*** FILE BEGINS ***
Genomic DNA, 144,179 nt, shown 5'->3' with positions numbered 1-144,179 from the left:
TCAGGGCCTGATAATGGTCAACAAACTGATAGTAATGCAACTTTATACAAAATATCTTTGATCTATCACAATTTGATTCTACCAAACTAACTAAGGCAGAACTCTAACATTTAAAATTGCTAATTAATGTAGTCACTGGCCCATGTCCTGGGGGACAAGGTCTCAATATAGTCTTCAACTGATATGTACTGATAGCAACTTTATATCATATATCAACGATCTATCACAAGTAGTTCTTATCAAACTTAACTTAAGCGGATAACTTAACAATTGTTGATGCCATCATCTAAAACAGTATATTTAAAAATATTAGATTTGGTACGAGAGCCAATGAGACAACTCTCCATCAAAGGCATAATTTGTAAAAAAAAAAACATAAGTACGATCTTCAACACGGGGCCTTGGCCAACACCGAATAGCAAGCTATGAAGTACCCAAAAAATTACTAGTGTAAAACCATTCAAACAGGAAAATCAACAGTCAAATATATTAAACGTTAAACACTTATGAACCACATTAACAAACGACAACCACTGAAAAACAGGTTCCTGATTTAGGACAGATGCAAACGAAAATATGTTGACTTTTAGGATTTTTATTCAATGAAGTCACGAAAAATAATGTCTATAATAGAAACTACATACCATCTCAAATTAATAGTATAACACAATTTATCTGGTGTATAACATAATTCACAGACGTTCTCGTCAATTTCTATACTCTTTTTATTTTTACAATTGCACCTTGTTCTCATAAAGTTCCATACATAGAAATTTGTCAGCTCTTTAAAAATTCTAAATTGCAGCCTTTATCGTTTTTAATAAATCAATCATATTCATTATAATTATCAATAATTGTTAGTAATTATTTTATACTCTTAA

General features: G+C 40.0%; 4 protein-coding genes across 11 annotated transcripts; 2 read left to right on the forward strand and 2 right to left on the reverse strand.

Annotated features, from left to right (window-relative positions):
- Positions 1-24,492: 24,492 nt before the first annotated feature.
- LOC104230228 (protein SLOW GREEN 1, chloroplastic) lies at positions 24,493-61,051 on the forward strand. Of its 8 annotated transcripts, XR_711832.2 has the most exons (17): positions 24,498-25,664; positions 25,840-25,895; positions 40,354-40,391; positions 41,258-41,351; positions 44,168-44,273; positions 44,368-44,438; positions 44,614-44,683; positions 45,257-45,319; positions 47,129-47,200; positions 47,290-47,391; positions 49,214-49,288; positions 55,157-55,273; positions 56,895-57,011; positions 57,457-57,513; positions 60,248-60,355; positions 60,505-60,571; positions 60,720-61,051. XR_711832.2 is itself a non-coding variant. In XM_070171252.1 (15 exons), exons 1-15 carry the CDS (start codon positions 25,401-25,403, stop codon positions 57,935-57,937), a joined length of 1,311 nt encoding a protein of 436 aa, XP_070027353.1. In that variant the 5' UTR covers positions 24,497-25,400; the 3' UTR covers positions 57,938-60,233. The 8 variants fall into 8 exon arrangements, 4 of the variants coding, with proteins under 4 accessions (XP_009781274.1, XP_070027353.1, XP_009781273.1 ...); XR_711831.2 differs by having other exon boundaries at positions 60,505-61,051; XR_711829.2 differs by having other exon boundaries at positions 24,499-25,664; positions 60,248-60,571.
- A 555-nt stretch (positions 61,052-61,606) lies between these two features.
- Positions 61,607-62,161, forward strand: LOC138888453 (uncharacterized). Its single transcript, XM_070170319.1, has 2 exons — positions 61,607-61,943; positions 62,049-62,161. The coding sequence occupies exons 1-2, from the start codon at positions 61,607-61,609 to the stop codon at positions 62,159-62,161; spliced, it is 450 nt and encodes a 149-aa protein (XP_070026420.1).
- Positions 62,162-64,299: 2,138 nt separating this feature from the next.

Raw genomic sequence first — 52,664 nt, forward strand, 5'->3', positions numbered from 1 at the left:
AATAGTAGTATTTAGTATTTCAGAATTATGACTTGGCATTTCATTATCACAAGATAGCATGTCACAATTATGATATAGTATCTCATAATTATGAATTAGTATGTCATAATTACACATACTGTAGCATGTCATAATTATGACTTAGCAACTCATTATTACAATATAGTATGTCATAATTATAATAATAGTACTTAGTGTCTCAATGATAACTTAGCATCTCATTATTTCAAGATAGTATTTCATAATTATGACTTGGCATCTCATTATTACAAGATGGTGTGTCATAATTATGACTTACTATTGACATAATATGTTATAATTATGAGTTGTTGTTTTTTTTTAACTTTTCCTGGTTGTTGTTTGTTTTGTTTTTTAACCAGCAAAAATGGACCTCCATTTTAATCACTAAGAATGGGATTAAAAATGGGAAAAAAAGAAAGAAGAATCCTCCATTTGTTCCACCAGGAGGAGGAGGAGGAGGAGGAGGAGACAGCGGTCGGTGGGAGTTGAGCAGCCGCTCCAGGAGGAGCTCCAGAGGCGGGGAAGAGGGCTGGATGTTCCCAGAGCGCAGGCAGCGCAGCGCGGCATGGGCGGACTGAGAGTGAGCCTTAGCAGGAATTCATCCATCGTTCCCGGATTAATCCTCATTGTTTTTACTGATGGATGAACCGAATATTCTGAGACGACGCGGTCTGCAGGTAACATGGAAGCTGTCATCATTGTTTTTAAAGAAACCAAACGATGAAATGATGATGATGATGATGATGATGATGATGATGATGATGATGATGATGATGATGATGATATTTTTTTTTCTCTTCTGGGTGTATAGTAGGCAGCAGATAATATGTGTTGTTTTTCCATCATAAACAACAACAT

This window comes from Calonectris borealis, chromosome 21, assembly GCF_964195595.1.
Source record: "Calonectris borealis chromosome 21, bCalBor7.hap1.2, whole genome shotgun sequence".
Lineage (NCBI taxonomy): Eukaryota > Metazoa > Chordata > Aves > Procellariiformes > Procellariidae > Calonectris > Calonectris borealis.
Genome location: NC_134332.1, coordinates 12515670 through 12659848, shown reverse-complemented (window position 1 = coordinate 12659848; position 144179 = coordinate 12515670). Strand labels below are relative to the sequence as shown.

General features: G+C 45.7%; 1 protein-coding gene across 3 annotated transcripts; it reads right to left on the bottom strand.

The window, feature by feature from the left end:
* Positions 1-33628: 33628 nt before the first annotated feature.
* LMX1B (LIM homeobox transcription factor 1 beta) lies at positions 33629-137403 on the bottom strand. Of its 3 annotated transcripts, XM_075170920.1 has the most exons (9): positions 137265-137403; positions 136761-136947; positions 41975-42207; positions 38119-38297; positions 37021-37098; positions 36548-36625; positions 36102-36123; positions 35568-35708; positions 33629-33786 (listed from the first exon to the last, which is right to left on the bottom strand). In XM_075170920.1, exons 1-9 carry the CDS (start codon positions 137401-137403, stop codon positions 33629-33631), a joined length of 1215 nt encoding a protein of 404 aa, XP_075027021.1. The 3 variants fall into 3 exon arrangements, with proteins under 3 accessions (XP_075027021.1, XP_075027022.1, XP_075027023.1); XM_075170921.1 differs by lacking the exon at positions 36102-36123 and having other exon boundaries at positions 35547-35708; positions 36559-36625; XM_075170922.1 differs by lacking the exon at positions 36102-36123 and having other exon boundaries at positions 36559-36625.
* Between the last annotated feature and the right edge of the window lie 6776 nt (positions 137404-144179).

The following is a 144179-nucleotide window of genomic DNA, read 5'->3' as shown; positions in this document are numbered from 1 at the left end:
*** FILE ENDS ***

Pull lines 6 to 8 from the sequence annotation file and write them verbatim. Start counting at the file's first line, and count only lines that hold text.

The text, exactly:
- LOC104230228 (protein SLOW GREEN 1, chloroplastic) lies at positions 24,493-61,051 on the forward strand. Of its 8 annotated transcripts, XR_711832.2 has the most exons (17): positions 24,498-25,664; positions 25,840-25,895; positions 40,354-40,391; positions 41,258-41,351; positions 44,168-44,273; positions 44,368-44,438; positions 44,614-44,683; positions 45,257-45,319; positions 47,129-47,200; positions 47,290-47,391; positions 49,214-49,288; positions 55,157-55,273; positions 56,895-57,011; positions 57,457-57,513; positions 60,248-60,355; positions 60,505-60,571; positions 60,720-61,051. XR_711832.2 is itself a non-coding variant. In XM_070171252.1 (15 exons), exons 1-15 carry the CDS (start codon positions 25,401-25,403, stop codon positions 57,935-57,937), a joined length of 1,311 nt encoding a protein of 436 aa, XP_070027353.1. In that variant the 5' UTR covers positions 24,497-25,400; the 3' UTR covers positions 57,938-60,233. The 8 variants fall into 8 exon arrangements, 4 of the variants coding, with proteins under 4 accessions (XP_009781274.1, XP_070027353.1, XP_009781273.1 ...); XR_711831.2 differs by having other exon boundaries at positions 60,505-61,051; XR_711829.2 differs by having other exon boundaries at positions 24,499-25,664; positions 60,248-60,571.
- A 555-nt stretch (positions 61,052-61,606) lies between these two features.
- Positions 61,607-62,161, forward strand: LOC138888453 (uncharacterized). Its single transcript, XM_070170319.1, has 2 exons — positions 61,607-61,943; positions 62,049-62,161. The coding sequence occupies exons 1-2, from the start codon at positions 61,607-61,609 to the stop codon at positions 62,159-62,161; spliced, it is 450 nt and encodes a 149-aa protein (XP_070026420.1).